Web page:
Tag Archives: tug

River Suir

My spies tell me that the RTE television programme Nationwide, to be broadcast on Wednesday 13 May 2015 at 7.00pm, will include some material about the River Suir and perhaps some footage of a former tug-barge, the Knocknagow, that plied thereon.

Canal boat sunk on the Liffey

In a comment here I wondered what a canal boat was doing as far up the Liffey as Grattan Bridge in 1873. Here is a report from the Freeman’s Journal of 10 March 1875 that may provide a possible explanation.

THE LATE WRECK IN THE RIVER LIFFEY:— The porter-laden canal boat which was swamped on Monday by being borne by the flood in the river against the southern abutments, at the western side of Grattan-bridge, still remains in the place where she sank. Though she came with great force against the structure, she did not inflict the slightest injury upon it. Measures will be at once taken for floating the sunken vessel, which does not in any way interfere with the river traffic, as the centre arches are quite clear. All the porter which was on board the canal boat when she went down has been secured.

Remember that Guinness built its wharf on the Liffey in 1873 but did not start building its own fleet of barges for the Liffey until 1877. It did, however, have “a few small tugs” that were used to draw laden boats.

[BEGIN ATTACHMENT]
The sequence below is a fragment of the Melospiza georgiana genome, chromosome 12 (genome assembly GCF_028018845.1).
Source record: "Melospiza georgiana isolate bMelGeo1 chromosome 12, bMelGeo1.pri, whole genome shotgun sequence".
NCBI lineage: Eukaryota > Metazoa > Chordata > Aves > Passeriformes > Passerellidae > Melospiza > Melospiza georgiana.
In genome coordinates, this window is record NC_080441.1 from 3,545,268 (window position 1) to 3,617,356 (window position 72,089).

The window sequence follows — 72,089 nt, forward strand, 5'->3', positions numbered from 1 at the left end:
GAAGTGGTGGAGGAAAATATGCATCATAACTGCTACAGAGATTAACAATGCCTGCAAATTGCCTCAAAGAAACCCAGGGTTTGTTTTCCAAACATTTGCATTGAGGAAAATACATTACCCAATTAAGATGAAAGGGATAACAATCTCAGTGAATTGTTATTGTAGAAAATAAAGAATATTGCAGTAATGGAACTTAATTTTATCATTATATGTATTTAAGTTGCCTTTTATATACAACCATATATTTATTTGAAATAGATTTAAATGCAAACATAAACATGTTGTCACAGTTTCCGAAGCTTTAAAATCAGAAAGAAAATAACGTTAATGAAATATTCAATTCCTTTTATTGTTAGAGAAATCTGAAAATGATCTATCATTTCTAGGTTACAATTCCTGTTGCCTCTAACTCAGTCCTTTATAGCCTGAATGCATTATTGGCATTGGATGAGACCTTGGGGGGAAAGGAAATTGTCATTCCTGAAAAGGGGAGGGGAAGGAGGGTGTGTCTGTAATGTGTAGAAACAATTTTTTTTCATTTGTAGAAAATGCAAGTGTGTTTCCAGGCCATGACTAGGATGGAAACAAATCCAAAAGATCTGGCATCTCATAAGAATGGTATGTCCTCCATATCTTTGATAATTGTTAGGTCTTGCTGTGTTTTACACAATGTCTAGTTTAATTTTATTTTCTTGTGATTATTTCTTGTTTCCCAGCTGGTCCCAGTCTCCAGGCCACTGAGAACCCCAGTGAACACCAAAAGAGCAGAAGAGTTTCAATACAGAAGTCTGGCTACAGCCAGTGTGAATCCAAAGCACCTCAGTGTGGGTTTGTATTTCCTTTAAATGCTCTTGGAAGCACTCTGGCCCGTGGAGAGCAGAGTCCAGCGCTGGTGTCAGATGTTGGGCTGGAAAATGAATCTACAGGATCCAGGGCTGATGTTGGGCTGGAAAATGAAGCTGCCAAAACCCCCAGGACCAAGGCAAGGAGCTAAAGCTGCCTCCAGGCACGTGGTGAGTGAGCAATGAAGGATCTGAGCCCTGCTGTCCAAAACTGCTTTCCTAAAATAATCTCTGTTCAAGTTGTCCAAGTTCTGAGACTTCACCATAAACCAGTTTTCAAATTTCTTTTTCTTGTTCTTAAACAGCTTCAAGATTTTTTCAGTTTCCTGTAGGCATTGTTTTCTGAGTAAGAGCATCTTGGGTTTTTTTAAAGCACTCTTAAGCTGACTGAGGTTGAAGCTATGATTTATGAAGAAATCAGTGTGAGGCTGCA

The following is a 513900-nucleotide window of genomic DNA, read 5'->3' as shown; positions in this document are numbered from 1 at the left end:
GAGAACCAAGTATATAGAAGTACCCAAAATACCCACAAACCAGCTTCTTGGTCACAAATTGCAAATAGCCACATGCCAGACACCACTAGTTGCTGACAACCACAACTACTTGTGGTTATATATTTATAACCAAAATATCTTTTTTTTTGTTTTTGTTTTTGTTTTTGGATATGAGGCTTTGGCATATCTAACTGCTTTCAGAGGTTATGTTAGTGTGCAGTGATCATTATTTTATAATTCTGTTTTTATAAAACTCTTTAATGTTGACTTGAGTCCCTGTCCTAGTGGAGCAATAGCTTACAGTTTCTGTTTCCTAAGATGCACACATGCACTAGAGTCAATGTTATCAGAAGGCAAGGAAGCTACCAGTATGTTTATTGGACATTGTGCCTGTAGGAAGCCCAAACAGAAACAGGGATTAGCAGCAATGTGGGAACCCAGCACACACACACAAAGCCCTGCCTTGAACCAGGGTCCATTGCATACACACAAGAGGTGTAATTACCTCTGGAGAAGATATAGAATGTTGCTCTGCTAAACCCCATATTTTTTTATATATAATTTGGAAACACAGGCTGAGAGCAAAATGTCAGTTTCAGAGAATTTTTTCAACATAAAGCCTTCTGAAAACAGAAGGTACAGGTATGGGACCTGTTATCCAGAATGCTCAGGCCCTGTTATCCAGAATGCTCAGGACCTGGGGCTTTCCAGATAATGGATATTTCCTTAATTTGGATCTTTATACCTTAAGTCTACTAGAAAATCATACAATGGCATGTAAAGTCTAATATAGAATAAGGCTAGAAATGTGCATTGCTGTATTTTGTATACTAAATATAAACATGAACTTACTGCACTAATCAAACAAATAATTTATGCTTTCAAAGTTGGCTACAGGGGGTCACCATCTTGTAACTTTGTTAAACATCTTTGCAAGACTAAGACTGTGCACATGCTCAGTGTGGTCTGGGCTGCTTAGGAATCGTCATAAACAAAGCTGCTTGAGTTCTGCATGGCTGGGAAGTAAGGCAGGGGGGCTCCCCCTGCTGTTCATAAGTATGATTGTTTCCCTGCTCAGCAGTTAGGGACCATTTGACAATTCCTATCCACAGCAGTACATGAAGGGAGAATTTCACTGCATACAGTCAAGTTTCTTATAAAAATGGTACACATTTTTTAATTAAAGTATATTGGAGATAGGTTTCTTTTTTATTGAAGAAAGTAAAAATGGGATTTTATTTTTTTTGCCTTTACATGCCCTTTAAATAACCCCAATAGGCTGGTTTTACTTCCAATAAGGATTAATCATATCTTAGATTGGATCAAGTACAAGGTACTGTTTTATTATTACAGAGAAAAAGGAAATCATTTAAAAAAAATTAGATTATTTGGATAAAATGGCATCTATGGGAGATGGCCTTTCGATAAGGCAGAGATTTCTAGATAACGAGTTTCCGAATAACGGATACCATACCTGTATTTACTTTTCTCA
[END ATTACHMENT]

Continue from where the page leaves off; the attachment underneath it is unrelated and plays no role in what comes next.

Guinness had easy access to the Grand Canal Harbour at James’s Street, so it seems unlikely to me that Grand Canal boats would risk the Liffey passage to supply pubs along the Grand, the Barrow and the lower Shannon. It therefore seems more likely that the boats were either Royal Canal boats or were being used to supply ships in the port.

Willie Leech and the Royal trade

I have uploaded an old article of mine based on an interview with Willie Leech of Killucan, whose father ran the last trading boats on the Royal Canal.

WI’s latest tug

The Maritime Journal covers it.

Why there won’t be many more new orders.

Russells of Portarlington, timber merchants

I am indebted to Eleanor Russell for permission to reproduce four photos of the canal operations of Messrs Russells of Portarlington, timber merchants and sawmills operators. They used the Royal and Grand Canals (and the Barrow Line and Mountmellick Branch) to carry timber cut on large estates to their sawmills. One of the estates on which they cut timber was Rockville, and Eleanor Russell has also given me permission to use a photo of Rockville House, taken in 1913, on my page about the Rockville Navigations.

Royal Canal steamers

According to Lewis’s Topographical Dictionary (1837),

The principal trade is in wool, for which this is the greatest mart in the county, its central situation and facility of communication with the Shannon and with Dublin having rendered it the commercial centre of a wide extent of country. The City of Dublin Steam Company commenced operations here in 1830: a steamer plies twice a week between this town and Shannon Harbour, where it meets the Limerick steamer and Grand Canal boat for Dublin.